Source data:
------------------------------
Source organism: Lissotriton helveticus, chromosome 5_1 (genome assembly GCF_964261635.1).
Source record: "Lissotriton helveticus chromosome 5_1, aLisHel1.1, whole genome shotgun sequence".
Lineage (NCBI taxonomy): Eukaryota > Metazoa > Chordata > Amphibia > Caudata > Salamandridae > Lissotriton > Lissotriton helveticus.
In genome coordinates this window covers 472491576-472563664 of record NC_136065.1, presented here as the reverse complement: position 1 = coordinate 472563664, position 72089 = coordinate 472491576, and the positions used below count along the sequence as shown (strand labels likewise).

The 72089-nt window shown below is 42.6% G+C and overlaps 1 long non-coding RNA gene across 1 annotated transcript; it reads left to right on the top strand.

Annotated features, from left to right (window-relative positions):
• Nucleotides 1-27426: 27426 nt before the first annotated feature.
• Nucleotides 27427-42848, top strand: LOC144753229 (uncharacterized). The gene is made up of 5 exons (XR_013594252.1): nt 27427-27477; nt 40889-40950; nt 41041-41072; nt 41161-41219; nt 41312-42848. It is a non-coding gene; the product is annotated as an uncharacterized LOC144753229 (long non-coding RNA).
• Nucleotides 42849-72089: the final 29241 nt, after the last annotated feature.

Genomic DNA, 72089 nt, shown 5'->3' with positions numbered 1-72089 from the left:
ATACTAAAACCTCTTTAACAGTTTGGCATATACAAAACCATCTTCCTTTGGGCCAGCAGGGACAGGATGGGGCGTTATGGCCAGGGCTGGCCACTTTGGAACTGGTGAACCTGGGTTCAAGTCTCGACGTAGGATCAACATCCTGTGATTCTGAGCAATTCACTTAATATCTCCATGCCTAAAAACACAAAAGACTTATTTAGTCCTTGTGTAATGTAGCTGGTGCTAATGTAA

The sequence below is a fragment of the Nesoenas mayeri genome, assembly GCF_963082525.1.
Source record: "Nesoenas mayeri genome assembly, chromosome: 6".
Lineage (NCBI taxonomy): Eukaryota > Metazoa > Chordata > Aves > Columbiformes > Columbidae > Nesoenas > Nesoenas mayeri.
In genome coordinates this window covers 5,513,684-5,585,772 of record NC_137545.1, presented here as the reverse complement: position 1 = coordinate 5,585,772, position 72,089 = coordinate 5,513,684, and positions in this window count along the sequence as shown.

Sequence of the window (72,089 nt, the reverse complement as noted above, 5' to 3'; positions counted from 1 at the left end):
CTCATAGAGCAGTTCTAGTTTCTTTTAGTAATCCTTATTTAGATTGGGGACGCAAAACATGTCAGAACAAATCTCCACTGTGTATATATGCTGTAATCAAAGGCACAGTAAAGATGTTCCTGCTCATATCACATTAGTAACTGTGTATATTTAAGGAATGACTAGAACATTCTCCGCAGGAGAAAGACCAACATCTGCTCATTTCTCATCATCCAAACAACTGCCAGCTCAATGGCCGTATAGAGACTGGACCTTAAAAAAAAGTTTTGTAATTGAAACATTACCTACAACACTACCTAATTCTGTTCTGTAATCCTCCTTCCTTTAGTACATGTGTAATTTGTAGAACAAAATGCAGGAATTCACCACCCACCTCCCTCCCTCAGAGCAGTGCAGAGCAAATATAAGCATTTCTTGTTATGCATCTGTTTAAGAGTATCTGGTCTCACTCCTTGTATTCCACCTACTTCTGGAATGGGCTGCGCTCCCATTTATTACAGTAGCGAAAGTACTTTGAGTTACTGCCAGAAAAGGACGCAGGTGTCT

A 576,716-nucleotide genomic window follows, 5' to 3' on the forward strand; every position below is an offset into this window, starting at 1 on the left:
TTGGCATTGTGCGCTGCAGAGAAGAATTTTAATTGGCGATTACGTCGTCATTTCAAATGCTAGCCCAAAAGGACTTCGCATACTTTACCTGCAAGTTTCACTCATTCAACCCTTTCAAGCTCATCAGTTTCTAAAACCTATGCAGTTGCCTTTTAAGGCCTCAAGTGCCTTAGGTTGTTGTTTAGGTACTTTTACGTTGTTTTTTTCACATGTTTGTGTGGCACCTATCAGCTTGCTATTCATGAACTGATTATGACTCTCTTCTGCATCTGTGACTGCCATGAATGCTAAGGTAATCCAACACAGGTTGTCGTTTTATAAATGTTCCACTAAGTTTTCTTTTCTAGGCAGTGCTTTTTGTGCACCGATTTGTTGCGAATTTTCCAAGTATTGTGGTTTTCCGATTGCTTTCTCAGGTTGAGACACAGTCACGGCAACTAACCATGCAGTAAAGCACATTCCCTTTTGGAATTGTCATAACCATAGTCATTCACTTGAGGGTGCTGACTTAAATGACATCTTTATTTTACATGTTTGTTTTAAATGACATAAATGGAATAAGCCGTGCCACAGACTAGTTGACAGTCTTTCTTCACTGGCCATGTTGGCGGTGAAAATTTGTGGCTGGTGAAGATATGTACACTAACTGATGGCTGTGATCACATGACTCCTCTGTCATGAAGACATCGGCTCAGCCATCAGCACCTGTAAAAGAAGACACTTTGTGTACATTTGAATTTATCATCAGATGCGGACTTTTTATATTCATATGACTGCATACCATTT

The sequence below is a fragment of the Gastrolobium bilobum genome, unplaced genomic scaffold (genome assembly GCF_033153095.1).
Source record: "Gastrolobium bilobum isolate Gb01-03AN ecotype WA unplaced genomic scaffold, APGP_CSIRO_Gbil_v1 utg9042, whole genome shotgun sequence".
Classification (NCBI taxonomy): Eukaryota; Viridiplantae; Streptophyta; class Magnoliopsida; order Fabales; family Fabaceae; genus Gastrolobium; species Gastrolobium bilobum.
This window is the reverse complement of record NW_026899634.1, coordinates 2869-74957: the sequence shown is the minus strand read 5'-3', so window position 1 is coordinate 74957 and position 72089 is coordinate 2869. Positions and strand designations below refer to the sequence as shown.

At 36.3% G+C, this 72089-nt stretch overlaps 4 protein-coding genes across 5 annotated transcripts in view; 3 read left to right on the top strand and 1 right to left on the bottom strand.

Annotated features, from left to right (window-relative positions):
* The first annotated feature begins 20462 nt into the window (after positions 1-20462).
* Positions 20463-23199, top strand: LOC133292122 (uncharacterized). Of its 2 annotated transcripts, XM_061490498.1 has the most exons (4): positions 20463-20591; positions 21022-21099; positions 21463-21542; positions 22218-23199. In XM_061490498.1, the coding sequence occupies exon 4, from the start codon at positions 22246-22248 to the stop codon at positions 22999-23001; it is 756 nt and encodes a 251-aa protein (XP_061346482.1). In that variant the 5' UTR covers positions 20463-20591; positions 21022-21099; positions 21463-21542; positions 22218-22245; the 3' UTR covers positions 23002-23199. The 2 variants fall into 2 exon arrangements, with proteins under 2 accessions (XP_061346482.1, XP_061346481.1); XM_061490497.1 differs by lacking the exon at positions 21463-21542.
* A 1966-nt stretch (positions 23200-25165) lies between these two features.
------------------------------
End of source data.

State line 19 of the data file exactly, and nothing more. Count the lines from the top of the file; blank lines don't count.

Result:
TTGGCATTGTGCGCTGCAGAGAAGAATTTTAATTGGCGATTACGTCGTCATTTCAAATGCTAGCCCAAAAGGACTTCGCATACTTTACCTGCAAGTTTCACTCATTCAACCCTTTCAAGCTCATCAGTTTCTAAAACCTATGCAGTTGCCTTTTAAGGCCTCAAGTGCCTTAGGTTGTTGTTTAGGTACTTTTACGTTGTTTTTTTCACATGTTTGTGTGGCACCTATCAGCTTGCTATTCATGAACTGATTATGACTCTCTTCTGCATCTGTGACTGCCATGAATGCTAAGGTAATCCAACACAGGTTGTCGTTTTATAAATGTTCCACTAAGTTTTCTTTTCTAGGCAGTGCTTTTTGTGCACCGATTTGTTGCGAATTTTCCAAGTATTGTGGTTTTCCGATTGCTTTCTCAGGTTGAGACACAGTCACGGCAACTAACCATGCAGTAAAGCACATTCCCTTTTGGAATTGTCATAACCATAGTCATTCACTTGAGGGTGCTGACTTAAATGACATCTTTATTTTACATGTTTGTTTTAAATGACATAAATGGAATAAGCCGTGCCACAGACTAGTTGACAGTCTTTCTTCACTGGCCATGTTGGCGGTGAAAATTTGTGGCTGGTGAAGATATGTACACTAACTGATGGCTGTGATCACATGACTCCTCTGTCATGAAGACATCGGCTCAGCCATCAGCACCTGTAAAAGAAGACACTTTGTGTACATTTGAATTTATCATCAGATGCGGACTTTTTATATTCATATGACTGCATACCATTT